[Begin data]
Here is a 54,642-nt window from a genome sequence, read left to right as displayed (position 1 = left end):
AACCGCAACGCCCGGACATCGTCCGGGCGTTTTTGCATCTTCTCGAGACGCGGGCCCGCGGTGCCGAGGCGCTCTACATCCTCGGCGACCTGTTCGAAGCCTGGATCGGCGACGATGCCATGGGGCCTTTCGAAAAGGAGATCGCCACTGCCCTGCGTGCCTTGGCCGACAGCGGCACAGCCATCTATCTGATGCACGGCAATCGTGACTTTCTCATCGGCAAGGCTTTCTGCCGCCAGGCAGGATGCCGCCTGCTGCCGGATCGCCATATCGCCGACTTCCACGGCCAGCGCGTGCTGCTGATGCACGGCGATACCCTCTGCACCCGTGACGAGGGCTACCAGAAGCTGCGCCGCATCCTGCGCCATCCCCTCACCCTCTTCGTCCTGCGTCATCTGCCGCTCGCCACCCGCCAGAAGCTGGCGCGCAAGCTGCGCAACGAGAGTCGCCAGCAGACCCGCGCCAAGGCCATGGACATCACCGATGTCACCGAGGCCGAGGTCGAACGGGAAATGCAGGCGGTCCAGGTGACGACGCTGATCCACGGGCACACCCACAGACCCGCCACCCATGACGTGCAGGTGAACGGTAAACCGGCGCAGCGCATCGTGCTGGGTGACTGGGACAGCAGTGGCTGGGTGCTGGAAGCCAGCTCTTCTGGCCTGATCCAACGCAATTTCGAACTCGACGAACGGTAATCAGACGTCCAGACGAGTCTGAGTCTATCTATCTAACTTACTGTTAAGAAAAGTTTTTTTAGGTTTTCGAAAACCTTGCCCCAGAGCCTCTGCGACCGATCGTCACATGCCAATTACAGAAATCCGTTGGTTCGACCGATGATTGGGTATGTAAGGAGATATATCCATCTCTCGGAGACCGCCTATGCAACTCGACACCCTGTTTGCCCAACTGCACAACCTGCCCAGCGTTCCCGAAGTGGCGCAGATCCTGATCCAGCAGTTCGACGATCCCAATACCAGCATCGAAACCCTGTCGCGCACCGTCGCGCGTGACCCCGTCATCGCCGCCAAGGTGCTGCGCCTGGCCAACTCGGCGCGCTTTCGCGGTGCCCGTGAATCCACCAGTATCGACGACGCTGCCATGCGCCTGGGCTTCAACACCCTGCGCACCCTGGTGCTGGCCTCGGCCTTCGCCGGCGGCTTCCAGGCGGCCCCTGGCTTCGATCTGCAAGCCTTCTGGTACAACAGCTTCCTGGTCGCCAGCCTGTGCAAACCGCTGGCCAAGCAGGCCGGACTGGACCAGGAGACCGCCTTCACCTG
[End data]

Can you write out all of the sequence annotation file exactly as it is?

Here is a 54,642-nt window from a genome sequence, read left to right as displayed (position 1 = left end):
AACCGCAACGCCCGGACATCGTCCGGGCGTTTTTGCATCTTCTCGAGACGCGGGCCCGCGGTGCCGAGGCGCTCTACATCCTCGGCGACCTGTTCGAAGCCTGGATCGGCGACGATGCCATGGGGCCTTTCGAAAAGGAGATCGCCACTGCCCTGCGTGCCTTGGCCGACAGCGGCACAGCCATCTATCTGATGCACGGCAATCGTGACTTTCTCATCGGCAAGGCTTTCTGCCGCCAGGCAGGATGCCGCCTGCTGCCGGATCGCCATATCGCCGACTTCCACGGCCAGCGCGTGCTGCTGATGCACGGCGATACCCTCTGCACCCGTGACGAGGGCTACCAGAAGCTGCGCCGCATCCTGCGCCATCCCCTCACCCTCTTCGTCCTGCGTCATCTGCCGCTCGCCACCCGCCAGAAGCTGGCGCGCAAGCTGCGCAACGAGAGTCGCCAGCAGACCCGCGCCAAGGCCATGGACATCACCGATGTCACCGAGGCCGAGGTCGAACGGGAAATGCAGGCGGTCCAGGTGACGACGCTGATCCACGGGCACACCCACAGACCCGCCACCCATGACGTGCAGGTGAACGGTAAACCGGCGCAGCGCATCGTGCTGGGTGACTGGGACAGCAGTGGCTGGGTGCTGGAAGCCAGCTCTTCTGGCCTGATCCAACGCAATTTCGAACTCGACGAACGGTAATCAGACGTCCAGACGAGTCTGAGTCTATCTATCTAACTTACTGTTAAGAAAAGTTTTTTTAGGTTTTCGAAAACCTTGCCCCAGAGCCTCTGCGACCGATCGTCACATGCCAATTACAGAAATCCGTTGGTTCGACCGATGATTGGGTATGTAAGGAGATATATCCATCTCTCGGAGACCGCCTATGCAACTCGACACCCTGTTTGCCCAACTGCACAACCTGCCCAGCGTTCCCGAAGTGGCGCAGATCCTGATCCAGCAGTTCGACGATCCCAATACCAGCATCGAAACCCTGTCGCGCACCGTCGCGCGTGACCCCGTCATCGCCGCCAAGGTGCTGCGCCTGGCCAACTCGGCGCGCTTTCGCGGTGCCCGTGAATCCACCAGTATCGACGACGCTGCCATGCGCCTGGGCTTCAACACCCTGCGCACCCTGGTGCTGGCCTCGGCCTTCGCCGGCGGCTTCCAGGCGGCCCCTGGCTTCGATCTGCAAGCCTTCTGGTACAACAGCTTCCTGGTCGCCAGCCTGTGCAAACCGCTGGCCAAGCAGGCCGGACTGGACCAGGAGACCGCCTTCACCTG